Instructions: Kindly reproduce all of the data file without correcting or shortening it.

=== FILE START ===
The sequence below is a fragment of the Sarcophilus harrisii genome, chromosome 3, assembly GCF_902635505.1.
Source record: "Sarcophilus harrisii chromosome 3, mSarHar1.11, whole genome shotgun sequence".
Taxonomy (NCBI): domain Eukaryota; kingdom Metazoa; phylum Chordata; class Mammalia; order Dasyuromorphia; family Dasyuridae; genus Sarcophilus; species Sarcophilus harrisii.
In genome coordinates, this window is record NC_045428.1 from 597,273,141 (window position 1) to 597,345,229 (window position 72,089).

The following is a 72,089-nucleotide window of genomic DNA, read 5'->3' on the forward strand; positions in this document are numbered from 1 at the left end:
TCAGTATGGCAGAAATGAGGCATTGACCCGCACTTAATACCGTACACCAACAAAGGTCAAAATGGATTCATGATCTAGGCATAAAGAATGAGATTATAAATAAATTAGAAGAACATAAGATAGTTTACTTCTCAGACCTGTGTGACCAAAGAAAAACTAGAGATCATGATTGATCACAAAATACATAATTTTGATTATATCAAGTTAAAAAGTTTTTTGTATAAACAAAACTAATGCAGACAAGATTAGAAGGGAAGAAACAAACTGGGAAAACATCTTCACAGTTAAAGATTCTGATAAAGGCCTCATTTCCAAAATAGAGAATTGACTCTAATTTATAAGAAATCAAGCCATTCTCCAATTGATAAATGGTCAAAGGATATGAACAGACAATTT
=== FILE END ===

The sequence below is a fragment of the Sarcophilus harrisii genome, chromosome 3, assembly GCF_902635505.1.
Source record: "Sarcophilus harrisii chromosome 3, mSarHar1.11, whole genome shotgun sequence".
Taxonomy (NCBI): domain Eukaryota; kingdom Metazoa; phylum Chordata; class Mammalia; order Dasyuromorphia; family Dasyuridae; genus Sarcophilus; species Sarcophilus harrisii.
In genome coordinates, this window is record NC_045428.1 from 597,273,141 (window position 1) to 597,345,229 (window position 72,089).

The following is a 72,089-nucleotide window of genomic DNA, read 5'->3' on the forward strand; positions in this document are numbered from 1 at the left end:
TCAGTATGGCAGAAATGAGGCATTGACCCGCACTTAATACCGTACACCAACAAAGGTCAAAATGGATTCATGATCTAGGCATAAAGAATGAGATTATAAATAAATTAGAAGAACATAAGATAGTTTACTTCTCAGACCTGTGTGACCAAAGAAAAACTAGAGATCATGATTGATCACAAAATACATAATTTTGATTATATCAAGTTAAAAAGTTTTTTGTATAAACAAAACTAATGCAGACAAGATTAGAAGGGAAGAAACAAACTGGGAAAACATCTTCACAGTTAAAGATTCTGATAAAGGCCTCATTTCCAAAATAGAGAATTGACTCTAATTTATAAGAAATCAAGCCATTCTCCAATTGATAAATGGTCAAAGGATATGAACAGACAATTT